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Spanish Fintech Twinco raises €2.5m to make our products more ethical

Supply chain finance is nothing new, but Twinco's pitch is that it can help companies behave more ethically and provide workers, many of which are in Bangladesh, with better conditions.

By Tim Smith in Barcelona

Impact-driven fintech Twinco Capital has raised €2.5m to expand its supply-chain financing business in another sign of the willingness of venture capital funds to back startups with a “tech for good” angle.

Twinco offers affordable loans to factories when they receive a purchase order so they can buy raw materials and pay wages before they actually receive invoices from customers.

Most supply chain financing provides liquidity once the goods have been shipped and the invoice is issued, but Twinco provides money to factories much earlier. 

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Their pitch is that it can help companies behave more ethically and provide workers, many of which are in Bangladesh, better conditions.

Cofounder Sandra Nolasco says that getting paid later “reduces your capacity to invest in production systems that are more socially responsible”, pointing out that factories in Bangladesh receiving Twinco loans have launched initiatives like providing kindergarten for workers’ children and free sanitary products.

“The company needs to have the capacity and the margins to invest in those kinds of things, everything that has to do with women-related sanitary health, even things like sanitary pads actually improve the health of the workforce,” she adds. “It reduces absenteeism in a very concrete way and improves productivity and improves the general working conditions in the factory.”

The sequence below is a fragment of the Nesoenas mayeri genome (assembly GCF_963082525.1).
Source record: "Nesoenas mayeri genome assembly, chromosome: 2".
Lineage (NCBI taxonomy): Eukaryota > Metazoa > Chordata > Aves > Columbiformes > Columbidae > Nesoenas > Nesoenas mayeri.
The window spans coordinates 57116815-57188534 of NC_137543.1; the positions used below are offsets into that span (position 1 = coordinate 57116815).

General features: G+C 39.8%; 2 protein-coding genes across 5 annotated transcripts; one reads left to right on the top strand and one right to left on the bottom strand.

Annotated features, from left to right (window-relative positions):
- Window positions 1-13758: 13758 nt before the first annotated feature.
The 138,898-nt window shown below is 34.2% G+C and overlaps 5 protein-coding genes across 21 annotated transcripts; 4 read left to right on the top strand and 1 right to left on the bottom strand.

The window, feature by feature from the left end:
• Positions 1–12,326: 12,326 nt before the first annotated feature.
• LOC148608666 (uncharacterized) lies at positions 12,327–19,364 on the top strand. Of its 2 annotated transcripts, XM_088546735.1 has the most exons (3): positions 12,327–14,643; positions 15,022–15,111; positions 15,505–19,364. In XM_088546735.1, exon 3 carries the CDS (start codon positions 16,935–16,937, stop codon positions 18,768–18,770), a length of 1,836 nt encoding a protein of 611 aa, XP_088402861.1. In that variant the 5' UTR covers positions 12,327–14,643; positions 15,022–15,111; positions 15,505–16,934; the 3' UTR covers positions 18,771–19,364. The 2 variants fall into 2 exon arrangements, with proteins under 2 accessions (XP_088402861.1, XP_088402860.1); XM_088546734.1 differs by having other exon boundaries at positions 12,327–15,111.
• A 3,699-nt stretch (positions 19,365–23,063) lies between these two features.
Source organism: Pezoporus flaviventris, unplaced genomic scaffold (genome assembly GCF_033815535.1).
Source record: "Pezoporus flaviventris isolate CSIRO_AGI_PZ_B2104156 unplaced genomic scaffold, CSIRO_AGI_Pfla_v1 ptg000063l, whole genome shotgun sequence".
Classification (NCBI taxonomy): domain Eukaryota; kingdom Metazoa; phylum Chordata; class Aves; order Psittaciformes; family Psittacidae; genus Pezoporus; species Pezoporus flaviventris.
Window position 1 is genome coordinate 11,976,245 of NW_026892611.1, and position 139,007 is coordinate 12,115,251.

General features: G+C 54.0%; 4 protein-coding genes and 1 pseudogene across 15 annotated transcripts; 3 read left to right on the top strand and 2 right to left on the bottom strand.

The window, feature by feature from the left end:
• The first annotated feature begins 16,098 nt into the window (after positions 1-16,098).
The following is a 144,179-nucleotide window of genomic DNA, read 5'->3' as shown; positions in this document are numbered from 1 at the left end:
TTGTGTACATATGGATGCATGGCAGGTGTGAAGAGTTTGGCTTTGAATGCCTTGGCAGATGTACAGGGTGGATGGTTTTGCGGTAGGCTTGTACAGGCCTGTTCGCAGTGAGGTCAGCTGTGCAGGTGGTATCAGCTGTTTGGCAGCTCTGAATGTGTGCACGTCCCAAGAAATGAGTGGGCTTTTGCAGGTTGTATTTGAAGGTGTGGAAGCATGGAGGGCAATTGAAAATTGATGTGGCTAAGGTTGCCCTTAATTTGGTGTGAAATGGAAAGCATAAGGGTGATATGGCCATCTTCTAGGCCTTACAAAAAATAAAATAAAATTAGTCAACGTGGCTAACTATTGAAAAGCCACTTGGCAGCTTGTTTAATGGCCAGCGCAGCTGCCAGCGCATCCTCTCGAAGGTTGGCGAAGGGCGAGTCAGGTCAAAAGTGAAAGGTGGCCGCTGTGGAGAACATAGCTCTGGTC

Launched in 2018, Twinco has financed more than $2m in loans as part of its first financing programme in partnership with a Spanish fashion house. Nolasco says the Series A round, led by Finch Capital, will enable the company to scale its team as it prepares its second finance programme.

The only woman in the room

The female cofounder duo Nolasco and Carmen Marin say they are proud to be bringing greater gender representation to the world of south European fintech, with more than 35 years of experience in banking between them.

Nolasco, who has worked in banks across Europe, says Iberian professional culture in the financial sector still has a long way to go, “It’s true that if you come down to Portugal and Spain I would say that the finance industry is still very male orientated and needs to do a lot of catching up.”

And while the startup world of fintech may be more advanced, Nolasco says her and Marin are still in the minority, “You’re less often the only woman in the room. Having said that, I was presenting Twinco at an SME [small medium enterprise] finance forum in 2018, there were 14 companies and out of those 14 pitches I was the only woman.”

Nolasco says that it’s hugely gratifying to be helping women in vulnerable communities through their financing model and hopes Twinco will be able to strengthen communities in more locations as the company scales.

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